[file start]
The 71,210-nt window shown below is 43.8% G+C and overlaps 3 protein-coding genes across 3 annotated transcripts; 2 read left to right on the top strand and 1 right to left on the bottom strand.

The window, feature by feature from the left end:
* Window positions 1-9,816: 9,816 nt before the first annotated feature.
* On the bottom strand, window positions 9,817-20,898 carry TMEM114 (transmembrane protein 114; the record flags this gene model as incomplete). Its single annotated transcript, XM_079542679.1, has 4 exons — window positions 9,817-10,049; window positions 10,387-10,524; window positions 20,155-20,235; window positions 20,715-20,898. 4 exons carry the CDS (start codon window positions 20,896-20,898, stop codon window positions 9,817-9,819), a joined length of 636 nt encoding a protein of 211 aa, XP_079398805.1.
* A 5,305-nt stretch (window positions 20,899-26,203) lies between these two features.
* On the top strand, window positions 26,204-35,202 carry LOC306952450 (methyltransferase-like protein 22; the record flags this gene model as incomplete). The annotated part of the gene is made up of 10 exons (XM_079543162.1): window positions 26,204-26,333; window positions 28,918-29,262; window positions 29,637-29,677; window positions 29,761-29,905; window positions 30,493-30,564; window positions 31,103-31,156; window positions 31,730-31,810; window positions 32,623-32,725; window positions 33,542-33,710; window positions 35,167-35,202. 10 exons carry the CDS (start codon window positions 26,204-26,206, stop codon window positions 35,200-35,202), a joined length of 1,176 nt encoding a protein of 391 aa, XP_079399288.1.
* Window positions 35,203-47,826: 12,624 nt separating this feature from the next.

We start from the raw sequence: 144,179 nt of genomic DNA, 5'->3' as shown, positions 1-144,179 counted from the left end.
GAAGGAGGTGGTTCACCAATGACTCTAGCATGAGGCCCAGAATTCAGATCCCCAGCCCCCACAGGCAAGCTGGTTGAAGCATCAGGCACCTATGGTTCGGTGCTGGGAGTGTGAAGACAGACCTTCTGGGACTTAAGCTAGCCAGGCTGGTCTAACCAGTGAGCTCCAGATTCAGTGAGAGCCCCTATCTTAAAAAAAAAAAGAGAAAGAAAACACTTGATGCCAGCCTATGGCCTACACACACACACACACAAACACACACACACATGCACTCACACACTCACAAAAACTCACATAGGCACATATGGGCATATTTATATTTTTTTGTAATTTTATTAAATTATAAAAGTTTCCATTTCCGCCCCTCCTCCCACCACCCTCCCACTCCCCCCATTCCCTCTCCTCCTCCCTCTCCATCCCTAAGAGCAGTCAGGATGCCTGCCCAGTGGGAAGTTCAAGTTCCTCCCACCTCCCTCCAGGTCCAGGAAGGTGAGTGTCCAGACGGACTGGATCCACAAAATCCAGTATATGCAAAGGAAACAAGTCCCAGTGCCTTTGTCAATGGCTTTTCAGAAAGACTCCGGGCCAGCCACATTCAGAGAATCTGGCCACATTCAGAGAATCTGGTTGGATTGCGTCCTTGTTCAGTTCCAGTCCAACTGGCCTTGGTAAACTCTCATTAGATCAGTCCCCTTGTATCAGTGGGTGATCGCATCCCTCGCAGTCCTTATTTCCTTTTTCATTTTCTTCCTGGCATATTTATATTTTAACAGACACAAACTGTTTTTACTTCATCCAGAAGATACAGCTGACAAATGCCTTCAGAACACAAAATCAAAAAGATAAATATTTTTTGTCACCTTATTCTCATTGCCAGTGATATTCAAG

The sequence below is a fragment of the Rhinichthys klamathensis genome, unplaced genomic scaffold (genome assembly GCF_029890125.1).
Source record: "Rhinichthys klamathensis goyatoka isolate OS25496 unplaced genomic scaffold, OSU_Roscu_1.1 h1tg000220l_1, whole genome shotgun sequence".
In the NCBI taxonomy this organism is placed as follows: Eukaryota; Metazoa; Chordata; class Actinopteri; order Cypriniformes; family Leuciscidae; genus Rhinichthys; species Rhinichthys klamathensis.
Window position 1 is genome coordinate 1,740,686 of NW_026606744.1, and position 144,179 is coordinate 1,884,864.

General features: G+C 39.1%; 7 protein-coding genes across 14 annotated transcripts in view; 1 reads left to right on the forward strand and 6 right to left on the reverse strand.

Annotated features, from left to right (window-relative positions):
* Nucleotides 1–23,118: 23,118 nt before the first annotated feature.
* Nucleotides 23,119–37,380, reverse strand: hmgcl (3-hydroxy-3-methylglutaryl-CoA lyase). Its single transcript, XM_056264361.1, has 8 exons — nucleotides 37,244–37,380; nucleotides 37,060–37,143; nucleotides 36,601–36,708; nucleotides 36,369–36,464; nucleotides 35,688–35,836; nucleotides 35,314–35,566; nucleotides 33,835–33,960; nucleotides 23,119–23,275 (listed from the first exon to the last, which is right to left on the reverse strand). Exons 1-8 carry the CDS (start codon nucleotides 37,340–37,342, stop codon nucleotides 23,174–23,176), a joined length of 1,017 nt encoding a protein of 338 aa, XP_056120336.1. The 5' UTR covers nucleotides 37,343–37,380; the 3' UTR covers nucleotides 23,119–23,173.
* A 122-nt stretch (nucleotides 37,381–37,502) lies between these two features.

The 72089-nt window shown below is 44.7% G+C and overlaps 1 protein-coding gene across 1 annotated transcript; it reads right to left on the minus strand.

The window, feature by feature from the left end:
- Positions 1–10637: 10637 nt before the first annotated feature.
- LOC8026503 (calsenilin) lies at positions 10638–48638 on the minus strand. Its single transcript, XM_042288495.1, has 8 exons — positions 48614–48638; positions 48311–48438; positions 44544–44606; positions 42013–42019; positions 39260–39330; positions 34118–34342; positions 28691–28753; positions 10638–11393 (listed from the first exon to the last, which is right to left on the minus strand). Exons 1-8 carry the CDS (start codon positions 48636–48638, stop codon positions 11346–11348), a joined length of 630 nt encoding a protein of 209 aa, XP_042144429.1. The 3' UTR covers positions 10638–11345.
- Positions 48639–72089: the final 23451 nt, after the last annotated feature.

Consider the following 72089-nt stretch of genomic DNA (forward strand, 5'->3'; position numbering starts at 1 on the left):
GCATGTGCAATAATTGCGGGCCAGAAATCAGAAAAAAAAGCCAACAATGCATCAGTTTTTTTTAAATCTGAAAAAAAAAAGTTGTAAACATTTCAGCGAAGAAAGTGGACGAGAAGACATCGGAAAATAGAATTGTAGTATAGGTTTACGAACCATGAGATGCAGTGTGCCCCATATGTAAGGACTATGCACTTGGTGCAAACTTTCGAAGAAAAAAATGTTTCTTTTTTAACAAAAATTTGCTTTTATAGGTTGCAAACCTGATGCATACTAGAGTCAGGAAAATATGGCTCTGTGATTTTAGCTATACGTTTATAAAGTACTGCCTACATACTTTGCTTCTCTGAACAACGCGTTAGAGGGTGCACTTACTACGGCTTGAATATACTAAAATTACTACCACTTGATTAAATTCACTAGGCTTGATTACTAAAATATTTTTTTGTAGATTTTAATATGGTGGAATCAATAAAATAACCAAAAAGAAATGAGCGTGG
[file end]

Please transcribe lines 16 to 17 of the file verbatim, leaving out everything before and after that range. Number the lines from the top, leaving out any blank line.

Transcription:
* Nucleotides 1–23,118: 23,118 nt before the first annotated feature.
* Nucleotides 23,119–37,380, reverse strand: hmgcl (3-hydroxy-3-methylglutaryl-CoA lyase). Its single transcript, XM_056264361.1, has 8 exons — nucleotides 37,244–37,380; nucleotides 37,060–37,143; nucleotides 36,601–36,708; nucleotides 36,369–36,464; nucleotides 35,688–35,836; nucleotides 35,314–35,566; nucleotides 33,835–33,960; nucleotides 23,119–23,275 (listed from the first exon to the last, which is right to left on the reverse strand). Exons 1-8 carry the CDS (start codon nucleotides 37,340–37,342, stop codon nucleotides 23,174–23,176), a joined length of 1,017 nt encoding a protein of 338 aa, XP_056120336.1. The 5' UTR covers nucleotides 37,343–37,380; the 3' UTR covers nucleotides 23,119–23,173.